There are more sources of energy than carbohydrates, one doctor says.

By Dagmar
In Complementing
Apr 14th, 2014
0 Comments
1231 Views

Recently I came across the article of Dr Eades: Nutritional ignorance abounds. It is one of many articles on his blog and I have noticed that he has the same mission as I have: to critically comment or debunk the nutritional nonsense out there. This article reminded me my numerous amazements when reading flawed articles in media and how I wanted to shout out: ‘This is nonsense! Have they lost their mind?’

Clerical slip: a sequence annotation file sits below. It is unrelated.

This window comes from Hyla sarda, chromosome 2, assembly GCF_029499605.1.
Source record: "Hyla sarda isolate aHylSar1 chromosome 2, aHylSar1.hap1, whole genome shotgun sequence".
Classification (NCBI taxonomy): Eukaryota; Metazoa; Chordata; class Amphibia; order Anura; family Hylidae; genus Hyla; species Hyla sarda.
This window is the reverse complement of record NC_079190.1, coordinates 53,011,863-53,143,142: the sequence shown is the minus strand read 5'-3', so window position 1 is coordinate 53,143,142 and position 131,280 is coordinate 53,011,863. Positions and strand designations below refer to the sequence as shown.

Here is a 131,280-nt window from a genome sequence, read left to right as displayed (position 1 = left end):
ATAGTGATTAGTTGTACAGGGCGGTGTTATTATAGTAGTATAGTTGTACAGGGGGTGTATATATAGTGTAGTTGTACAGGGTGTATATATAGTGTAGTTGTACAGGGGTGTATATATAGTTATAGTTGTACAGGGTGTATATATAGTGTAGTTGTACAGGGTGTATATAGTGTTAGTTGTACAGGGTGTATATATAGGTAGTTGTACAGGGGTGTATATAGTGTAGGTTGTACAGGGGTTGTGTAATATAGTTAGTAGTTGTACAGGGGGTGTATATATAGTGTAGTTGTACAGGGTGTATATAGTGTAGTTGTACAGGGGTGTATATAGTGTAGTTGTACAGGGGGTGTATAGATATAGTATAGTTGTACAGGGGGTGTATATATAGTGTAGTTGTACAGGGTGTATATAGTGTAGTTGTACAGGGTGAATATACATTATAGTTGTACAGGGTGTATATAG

I know exactly how Dr Eades felt in 2010 when he was writing his article. HOWEVER, this doctor is promoting a low-carb approach, hence the website: proteinpower. I think this has hugely biased his views. In addition, I guess Dr Eades either knew little about sports nutrition or, if he knew a lot, he ignored it, otherwise he would probably have avoided writing his article completely. He criticized a short magazine article aimed at golf players with arguments applicable onto average population with low levels of physical activity. I am very grateful that the nutrition students at LondonMet have a Sports Nutrition module included in their curriculum. This opened my eyes to see such claims in media from another perspective so that I can understand why the registered dietitian might have recommended the carbohydrates to sportsmen. By the way, the LondonMet dietetics students shared this module with the nutrition students. I don`t know how it is in the U.S. though.